Working Papers

TFPR: Dispersion and Cyclicality (with Russell CooperNEW VERSION: MARCH 2024 

R&R at AEJ: Macro

This paper studies the determinants of the dispersion and cyclicality of TFPR, a revenue based measure of total factor productivity.  Recent business cycle models are built upon the assumption of countercyclical dispersion in TFPQ, a quantity based measure of total factor productivity, based on evidence of countercyclical dispersion in TFPR. But, these are very different measures of productivity. The distribution of TFPR is endogenous, dependent upon exogenous shocks and the endogenous determination of prices.  An overlapping generations model with monopolistic competition and state dependent pricing is constructed to study the factors that shape the TFPR distribution. The focus is on three key data patterns: (i) countercyclical dispersion of TFPR, (ii) countercyclical dispersion of price changes and (iii) countercyclical frequency of price adjustment. The analysis uncovers two interesting scenarios in which these moments are matched. One arises in the presence of shocks to the dispersion of TFPQ along with a negatively correlated change in the mean of TFPQ. The second arises if the monetary authority responds to shocks to the dispersion of TFPQ by  "leaning against the wind".  The findings are robust to the introduction of non-CES household preferences. Due to state contingent pricing, the model is nonlinear. Simple correlations mask these nonlinearities of the underlying economy. 

   [Current Draft]   [SSRN]   [NBER]

Firms’ Sales Expectations and Marginal Propensity to Invest (with Andrea Alati, Johannes Fischer, and Maren Froemel)  


How do firms adjust their investment in response to sales shocks and what determines the response? Using a unique firm-level survey, we propose a novel approach to estimate UK firms’ marginal propensity to invest (MPI) out of additional income: the forecast error of their sales growth expectations. Investment responds significantly to these sales surprises, with a 1 percentage point unexpected growth in sales translating into a 0.31 percentage point increase in capital expenditure. We find attentive firms to be more responsive, consistent with sales growth surprises providing firms with information about their demand. Sales growth surprises also cause firms to increase their prices, supporting this interpretation. We do not find evidence that these results are driven by financial frictions, uncertainty, or productivity shocks.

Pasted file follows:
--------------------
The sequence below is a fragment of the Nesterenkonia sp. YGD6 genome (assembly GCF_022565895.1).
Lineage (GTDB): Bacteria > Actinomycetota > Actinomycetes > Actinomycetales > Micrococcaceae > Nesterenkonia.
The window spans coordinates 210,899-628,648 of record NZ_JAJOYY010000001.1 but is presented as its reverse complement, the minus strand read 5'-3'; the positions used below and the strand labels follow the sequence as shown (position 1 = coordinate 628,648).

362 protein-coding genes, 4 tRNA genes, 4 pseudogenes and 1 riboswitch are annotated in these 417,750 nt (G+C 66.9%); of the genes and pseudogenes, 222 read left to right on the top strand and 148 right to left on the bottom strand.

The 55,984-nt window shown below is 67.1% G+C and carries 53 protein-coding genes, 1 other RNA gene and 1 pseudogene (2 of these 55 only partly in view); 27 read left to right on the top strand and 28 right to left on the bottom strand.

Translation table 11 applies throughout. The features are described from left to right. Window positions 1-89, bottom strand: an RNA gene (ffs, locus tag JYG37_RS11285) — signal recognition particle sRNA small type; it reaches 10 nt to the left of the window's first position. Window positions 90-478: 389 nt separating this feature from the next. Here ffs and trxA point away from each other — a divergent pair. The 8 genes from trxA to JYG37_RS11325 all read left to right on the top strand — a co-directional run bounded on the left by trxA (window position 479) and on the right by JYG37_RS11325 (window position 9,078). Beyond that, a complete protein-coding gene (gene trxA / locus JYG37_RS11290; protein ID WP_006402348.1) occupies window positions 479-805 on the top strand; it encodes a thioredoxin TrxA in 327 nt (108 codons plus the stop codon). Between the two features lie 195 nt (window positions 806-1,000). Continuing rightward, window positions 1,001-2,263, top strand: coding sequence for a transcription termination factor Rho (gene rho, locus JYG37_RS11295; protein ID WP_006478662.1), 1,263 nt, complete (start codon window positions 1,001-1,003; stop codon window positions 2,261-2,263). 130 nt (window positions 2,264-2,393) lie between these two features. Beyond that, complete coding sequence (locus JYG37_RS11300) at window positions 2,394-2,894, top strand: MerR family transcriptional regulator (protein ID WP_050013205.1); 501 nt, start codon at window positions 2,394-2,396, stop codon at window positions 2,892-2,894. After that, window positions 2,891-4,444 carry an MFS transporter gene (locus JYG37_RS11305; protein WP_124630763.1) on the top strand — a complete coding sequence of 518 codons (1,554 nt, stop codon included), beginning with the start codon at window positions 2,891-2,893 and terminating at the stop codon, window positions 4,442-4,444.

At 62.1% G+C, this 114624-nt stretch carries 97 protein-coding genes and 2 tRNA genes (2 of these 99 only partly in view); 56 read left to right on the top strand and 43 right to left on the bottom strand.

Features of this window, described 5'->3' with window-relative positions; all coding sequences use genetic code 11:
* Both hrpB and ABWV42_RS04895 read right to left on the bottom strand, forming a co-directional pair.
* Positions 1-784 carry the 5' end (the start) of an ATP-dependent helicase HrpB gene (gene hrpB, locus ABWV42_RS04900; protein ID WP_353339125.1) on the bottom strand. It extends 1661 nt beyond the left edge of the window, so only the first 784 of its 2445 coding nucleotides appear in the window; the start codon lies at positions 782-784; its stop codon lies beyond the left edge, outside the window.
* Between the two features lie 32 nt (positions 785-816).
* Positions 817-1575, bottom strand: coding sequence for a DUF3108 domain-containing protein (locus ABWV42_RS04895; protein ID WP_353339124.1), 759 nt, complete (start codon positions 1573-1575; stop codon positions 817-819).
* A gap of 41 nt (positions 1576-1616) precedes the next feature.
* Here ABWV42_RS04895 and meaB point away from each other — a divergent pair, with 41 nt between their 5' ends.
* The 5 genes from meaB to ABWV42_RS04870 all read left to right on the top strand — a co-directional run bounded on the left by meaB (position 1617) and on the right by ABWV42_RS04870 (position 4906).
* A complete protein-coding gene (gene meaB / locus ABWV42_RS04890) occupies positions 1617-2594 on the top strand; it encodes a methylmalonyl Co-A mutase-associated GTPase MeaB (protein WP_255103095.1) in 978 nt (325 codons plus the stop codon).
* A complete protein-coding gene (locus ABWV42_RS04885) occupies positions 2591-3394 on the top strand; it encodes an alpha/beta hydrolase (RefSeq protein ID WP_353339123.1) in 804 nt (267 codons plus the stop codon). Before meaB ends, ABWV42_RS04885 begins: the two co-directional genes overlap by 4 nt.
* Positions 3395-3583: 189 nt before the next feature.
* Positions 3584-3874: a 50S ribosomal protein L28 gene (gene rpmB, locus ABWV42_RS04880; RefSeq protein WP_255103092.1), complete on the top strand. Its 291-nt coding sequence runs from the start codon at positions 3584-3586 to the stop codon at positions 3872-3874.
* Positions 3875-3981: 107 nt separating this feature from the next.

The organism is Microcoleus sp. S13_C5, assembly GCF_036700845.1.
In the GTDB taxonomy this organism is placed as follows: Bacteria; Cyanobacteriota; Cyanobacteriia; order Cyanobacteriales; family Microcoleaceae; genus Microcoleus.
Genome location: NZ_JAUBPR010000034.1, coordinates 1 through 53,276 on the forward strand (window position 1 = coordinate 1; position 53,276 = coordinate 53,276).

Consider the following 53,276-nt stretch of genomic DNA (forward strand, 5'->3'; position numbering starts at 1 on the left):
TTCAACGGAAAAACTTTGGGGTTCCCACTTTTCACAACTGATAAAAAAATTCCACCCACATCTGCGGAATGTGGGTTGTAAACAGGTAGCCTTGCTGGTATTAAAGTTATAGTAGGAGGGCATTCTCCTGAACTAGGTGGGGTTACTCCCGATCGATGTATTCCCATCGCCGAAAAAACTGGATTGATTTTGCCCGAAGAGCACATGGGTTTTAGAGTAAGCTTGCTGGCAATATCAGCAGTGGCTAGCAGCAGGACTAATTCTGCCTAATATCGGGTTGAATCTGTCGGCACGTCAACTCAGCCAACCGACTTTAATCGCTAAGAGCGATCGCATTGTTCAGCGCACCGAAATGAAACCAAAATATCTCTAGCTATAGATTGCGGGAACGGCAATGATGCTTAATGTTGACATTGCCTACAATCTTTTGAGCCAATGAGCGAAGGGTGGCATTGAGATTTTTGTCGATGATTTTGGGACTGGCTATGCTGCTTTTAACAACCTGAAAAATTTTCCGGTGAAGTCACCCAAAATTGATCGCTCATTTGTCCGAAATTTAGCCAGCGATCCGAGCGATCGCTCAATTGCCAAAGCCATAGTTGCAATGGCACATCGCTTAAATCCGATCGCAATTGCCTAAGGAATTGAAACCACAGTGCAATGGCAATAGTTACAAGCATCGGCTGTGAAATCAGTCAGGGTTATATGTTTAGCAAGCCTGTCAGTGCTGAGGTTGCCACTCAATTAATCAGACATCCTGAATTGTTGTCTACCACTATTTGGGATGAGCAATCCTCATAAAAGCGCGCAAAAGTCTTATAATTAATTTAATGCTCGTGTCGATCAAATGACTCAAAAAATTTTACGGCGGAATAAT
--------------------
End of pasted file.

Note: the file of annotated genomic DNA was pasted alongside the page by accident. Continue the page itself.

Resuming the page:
November 2023 

This paper studies the effect of asset-based versus cash flow-based debt contracts on the transmission of monetary policy to firm-level investment and borrowing. Using information from detailed loan-level data matched with balance sheet data and stock return data, I document that in response to a contractionary monetary shock, asset-based borrowers experience sharper contractions in borrowing and investment than cash flow-based borrowers. Despite the fact that asset-based borrowers contribute only 15% to aggregate investment, they are responsible for 64% of the total investment response. To understand the channels and provide a microfoundation for the endogenous choice of these debt contracts, I set up a heterogeneous firm New Keynesian model with limited enforceability. The quantitative model shows that the traditional collateral channel explains this heterogeneous sensitivity as cash flow-based borrowers are less susceptible to collateral damage from changes in asset prices. This result indicates that the prevalence of asset-based debt contracts increases the strength of the financial accelerator channel and thereby shapes monetary policy transmission.